The underground station at London Waterloo is (or was then) connected to the main railway station by a pair of escalators, fairly high, one up and one down, with fixed stairs between them. With my green rucksack on my back and black briefcase in hand, I raced up the central stairway, emerging into the cold air panting in the expanse of the railway station with its huge arrivals and departures board consisting of rotating slats bearing train details above the gated entrances to the many parallel train platforms. People milled about or waited by the shops and cafés all round the edges and islands in the middle. As the weeks and months went by, I noticed more young men, many with rucksacks, charging up that central stairway.
On that weekly journey by rail and tube train, with plenty of waiting and walking, I had time to ponder why had this experimental deployment of fit and able young (and not so young) people with our noses pressed against computer screens in the service of dodgy geezers scrabbling around finding market niches to line their pockets with money had been carried to such an extreme. And how long would it continue before we came to our senses and resumed space exploration while prioritising sport, science, art, and literature?
That’s a bit of Purdey on the right of the photo, incidentally. By then I realized that she and I could only ever be ‘just friends’ and so I was match-making with one of my hang gliding crowd. That attempt, along with others among single males I knew, came to nothing. (See New avenger.) The photo was taken at the Point House café, just west of Hengistbury Head. Sadly, it is no longer a café.
For more photos I took during this period, see Scenery in Miscellaneous photos.
Garbo belongs to that moment in cinema when capturing the human face still plunged audiences into the deepest ecstasy, when one literally lost oneself in a human image as one would in a philtre, when the face represented a kind of absolute state of the flesh, which could be neither reached nor renounced.
— by Roland Barthes, author of The Jet Man and other illuminations of the human condition. (Philtre? A love potion, apparently. English dictionaries for other language speakers really need to provide an indicator to philtre out words not commonly used.)
Unfortunately, I have no photo of the nearest thing to a proper girlfriend I ever had. Quite unlike Purdey (see New avenger) and equally unlike the last of the beautiful people, but even more desirable, if such could be imagined. She was a former Wren — Women’s Royal Naval Service. (Women in uniform! Woof!)
She styled herself on the Swedish-American film actress Greta Garbo, but my lady was cuter and curvier than the tall and lanky Garbo. I discovered the link with Garbo 20 years later, incidentally. A film maker had me describe her and, based on my reply, she then asked if my woman looked like Greta Garbo. I had no idea, so I Googled the actress and there she was! I was stunned! I must be better at describing people than I ever imagined.
And in 2019 I discovered another partial lookalike, the actress Lesley Manville. My Greta was, naturally, more beautiful than either of these women. For a related digression, see my page Fame by (virtual) association.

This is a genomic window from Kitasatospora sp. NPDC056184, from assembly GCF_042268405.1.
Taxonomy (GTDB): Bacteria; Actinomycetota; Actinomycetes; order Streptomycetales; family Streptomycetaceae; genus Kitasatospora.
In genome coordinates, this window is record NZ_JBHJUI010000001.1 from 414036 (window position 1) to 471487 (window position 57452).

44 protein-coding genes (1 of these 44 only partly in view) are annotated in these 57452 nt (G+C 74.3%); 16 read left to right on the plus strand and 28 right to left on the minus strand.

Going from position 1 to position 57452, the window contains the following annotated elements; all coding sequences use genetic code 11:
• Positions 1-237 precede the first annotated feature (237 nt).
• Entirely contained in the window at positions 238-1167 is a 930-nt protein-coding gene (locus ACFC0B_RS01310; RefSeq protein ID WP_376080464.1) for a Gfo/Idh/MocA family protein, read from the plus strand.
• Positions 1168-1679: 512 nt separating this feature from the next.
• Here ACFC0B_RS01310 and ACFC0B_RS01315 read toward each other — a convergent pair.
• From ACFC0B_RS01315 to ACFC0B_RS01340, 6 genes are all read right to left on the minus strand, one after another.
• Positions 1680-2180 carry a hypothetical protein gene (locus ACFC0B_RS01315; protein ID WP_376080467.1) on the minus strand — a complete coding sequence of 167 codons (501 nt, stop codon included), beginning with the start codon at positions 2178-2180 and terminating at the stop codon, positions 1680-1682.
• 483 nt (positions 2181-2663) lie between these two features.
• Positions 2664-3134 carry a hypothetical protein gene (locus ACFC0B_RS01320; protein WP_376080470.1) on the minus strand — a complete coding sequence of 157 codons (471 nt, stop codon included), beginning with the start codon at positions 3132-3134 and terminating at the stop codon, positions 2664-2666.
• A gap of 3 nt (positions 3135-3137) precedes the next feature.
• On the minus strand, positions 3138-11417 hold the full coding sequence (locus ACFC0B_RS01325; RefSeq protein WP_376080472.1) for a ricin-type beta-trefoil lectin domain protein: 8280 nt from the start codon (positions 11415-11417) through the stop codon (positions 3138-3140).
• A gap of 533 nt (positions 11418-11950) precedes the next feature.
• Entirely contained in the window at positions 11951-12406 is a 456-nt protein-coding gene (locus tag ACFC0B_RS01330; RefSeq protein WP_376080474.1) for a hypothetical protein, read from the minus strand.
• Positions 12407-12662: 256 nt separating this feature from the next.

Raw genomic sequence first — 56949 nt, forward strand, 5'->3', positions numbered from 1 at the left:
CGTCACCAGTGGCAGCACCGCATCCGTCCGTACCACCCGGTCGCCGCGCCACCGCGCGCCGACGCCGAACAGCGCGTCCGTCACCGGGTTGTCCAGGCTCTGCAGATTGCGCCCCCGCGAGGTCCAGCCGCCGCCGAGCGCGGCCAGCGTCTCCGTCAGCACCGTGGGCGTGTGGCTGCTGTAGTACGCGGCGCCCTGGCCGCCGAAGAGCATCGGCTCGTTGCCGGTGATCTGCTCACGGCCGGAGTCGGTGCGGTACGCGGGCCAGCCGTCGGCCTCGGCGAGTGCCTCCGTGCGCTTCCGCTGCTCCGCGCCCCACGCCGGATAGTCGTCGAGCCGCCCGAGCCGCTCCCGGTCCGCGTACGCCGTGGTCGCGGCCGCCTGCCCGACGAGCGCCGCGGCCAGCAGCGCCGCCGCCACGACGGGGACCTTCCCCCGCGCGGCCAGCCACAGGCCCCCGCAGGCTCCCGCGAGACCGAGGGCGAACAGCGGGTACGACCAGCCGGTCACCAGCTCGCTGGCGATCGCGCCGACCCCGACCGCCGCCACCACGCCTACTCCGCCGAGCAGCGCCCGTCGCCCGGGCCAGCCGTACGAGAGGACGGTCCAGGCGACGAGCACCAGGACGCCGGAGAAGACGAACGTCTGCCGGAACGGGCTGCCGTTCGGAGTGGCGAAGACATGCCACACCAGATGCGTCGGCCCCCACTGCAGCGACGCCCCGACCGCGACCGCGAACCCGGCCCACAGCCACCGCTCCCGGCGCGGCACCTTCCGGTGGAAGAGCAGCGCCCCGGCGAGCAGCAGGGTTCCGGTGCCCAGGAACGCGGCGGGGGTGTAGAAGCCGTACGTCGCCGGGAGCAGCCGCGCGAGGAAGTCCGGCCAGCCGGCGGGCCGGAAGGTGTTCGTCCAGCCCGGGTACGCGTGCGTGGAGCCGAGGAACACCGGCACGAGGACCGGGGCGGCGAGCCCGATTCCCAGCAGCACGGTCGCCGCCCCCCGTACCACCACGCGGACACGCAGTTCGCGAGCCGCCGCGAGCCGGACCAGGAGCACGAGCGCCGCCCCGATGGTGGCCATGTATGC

Greta and I sometimes met on a weekday evening at London Waterloo railway station and went to a café-bar on one of the streets below. Some weekends, we went to a cinema in Southampton, but I have no recollection of any of the films we saw. We were occasionally together for seven years. Those weekend outings cost me time that I would otherwise have spent visiting my mother in the nursing home, so it could not go on. Eventually, Greta moved in with me. However, because of a combination of unfortunate circumstances, that did not last.
Will said, “The only way to make any money is to sell something somebody else makes.”
— John Steinbeck, East of Eden, 1952, lamenting the plight of an inventor in the early part of the 20th century
In late 1989 my employer moved from London to an industrial/business estate near Slough in Berkshire, leaving half the workforce behind. My pay reduced while costs increased; the rail journey was long and tedious with many train changes, so I bought a used car. Eventually, after leading a team of seven programmers at one time in London, I was the only programmer left. The management discovered that programmers were a cost, in that the more of us they employed, the lower were their profits. (Actually, they never made a profit, otherwise we would have received the profit-related bonuses we were promised.) In contrast, the more sales people they recruited, the more money they made (reducing their loss presumably).
Eventually I obtained contract work nearer home, although still necessitating a weekly commute. It involved work for the Saudi navy, which used mine-hunter patrol boats manufactured near Portsmouth on the coast of Hampshire. This was just in time for the first Gulf war.
Following that, I became self-employed and then, when my money ran out, unemployed with occasional contract work. The most memorable of the latter being as a developer of flight crew procedures training based near London Heathrow Airport. Following that, in the fall of 1995, I signed up for a degree course in computing (software engineering management) jumping in on the second year because of my previous qualifications and experience. That was at the local university, so I lived at home.
This topic continues in About the author part 2.
Calculus section of Flying squad, a short history of the east coast U.S. hang glider manufacturer Sky Sports (computation in early hang glider development)
Winterwatch Special – The Big Freeze of 1963 on Michael Pearce’s YouTube channel starting at 3 minutes 43 seconds (to skip a pointless intro)
SMASHING TIME – full movie – 1967 – Rita Tushingham & Lynn Redgrave on YouTube, a comedy set in 1960s London that illustrates where I grew up until about eight years old. (Thanks to Davecat, American Anglophile extraordinaire, for bringing it to my attention.)